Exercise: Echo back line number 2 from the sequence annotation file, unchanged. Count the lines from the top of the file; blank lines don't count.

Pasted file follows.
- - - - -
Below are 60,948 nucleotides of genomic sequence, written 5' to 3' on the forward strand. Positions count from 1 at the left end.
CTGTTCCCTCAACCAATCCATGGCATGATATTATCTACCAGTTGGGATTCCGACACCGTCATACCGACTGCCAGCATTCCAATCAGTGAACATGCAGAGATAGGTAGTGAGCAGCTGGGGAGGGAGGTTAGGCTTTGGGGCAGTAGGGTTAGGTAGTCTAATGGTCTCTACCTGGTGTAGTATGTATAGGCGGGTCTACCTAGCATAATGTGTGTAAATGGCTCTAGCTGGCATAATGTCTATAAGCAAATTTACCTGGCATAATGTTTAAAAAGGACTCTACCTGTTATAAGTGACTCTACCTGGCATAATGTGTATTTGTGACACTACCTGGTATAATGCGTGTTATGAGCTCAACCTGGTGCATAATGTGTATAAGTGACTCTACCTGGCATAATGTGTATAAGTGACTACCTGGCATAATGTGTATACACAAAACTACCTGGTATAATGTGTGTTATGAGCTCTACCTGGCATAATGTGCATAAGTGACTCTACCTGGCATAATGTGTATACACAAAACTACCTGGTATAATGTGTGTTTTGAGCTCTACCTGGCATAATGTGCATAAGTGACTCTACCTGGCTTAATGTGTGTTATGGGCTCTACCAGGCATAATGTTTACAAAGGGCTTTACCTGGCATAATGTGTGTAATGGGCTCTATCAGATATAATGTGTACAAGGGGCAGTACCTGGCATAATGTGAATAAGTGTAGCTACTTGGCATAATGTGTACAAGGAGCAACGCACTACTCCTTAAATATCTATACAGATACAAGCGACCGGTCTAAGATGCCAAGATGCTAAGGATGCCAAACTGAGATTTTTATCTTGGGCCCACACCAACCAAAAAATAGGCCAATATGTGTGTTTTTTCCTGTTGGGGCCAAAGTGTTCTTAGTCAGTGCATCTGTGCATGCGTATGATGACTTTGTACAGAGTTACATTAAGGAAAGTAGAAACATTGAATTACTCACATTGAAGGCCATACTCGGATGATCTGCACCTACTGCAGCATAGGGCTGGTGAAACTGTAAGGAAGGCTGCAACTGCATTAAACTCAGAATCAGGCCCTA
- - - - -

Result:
CTGTTCCCTCAACCAATCCATGGCATGATATTATCTACCAGTTGGGATTCCGACACCGTCATACCGACTGCCAGCATTCCAATCAGTGAACATGCAGAGATAGGTAGTGAGCAGCTGGGGAGGGAGGTTAGGCTTTGGGGCAGTAGGGTTAGGTAGTCTAATGGTCTCTACCTGGTGTAGTATGTATAGGCGGGTCTACCTAGCATAATGTGTGTAAATGGCTCTAGCTGGCATAATGTCTATAAGCAAATTTACCTGGCATAATGTTTAAAAAGGACTCTACCTGTTATAAGTGACTCTACCTGGCATAATGTGTATTTGTGACACTACCTGGTATAATGCGTGTTATGAGCTCAACCTGGTGCATAATGTGTATAAGTGACTCTACCTGGCATAATGTGTATAAGTGACTACCTGGCATAATGTGTATACACAAAACTACCTGGTATAATGTGTGTTATGAGCTCTACCTGGCATAATGTGCATAAGTGACTCTACCTGGCATAATGTGTATACACAAAACTACCTGGTATAATGTGTGTTTTGAGCTCTACCTGGCATAATGTGCATAAGTGACTCTACCTGGCTTAATGTGTGTTATGGGCTCTACCAGGCATAATGTTTACAAAGGGCTTTACCTGGCATAATGTGTGTAATGGGCTCTATCAGATATAATGTGTACAAGGGGCAGTACCTGGCATAATGTGAATAAGTGTAGCTACTTGGCATAATGTGTACAAGGAGCAACGCACTACTCCTTAAATATCTATACAGATACAAGCGACCGGTCTAAGATGCCAAGATGCTAAGGATGCCAAACTGAGATTTTTATCTTGGGCCCACACCAACCAAAAAATAGGCCAATATGTGTGTTTTTTCCTGTTGGGGCCAAAGTGTTCTTAGTCAGTGCATCTGTGCATGCGTATGATGACTTTGTACAGAGTTACATTAAGGAAAGTAGAAACATTGAATTACTCACATTGAAGGCCATACTCGGATGATCTGCACCTACTGCAGCATAGGGCTGGTGAAACTGTAAGGAAGGCTGCAACTGCATTAAACTCAGAATCAGGCCCTA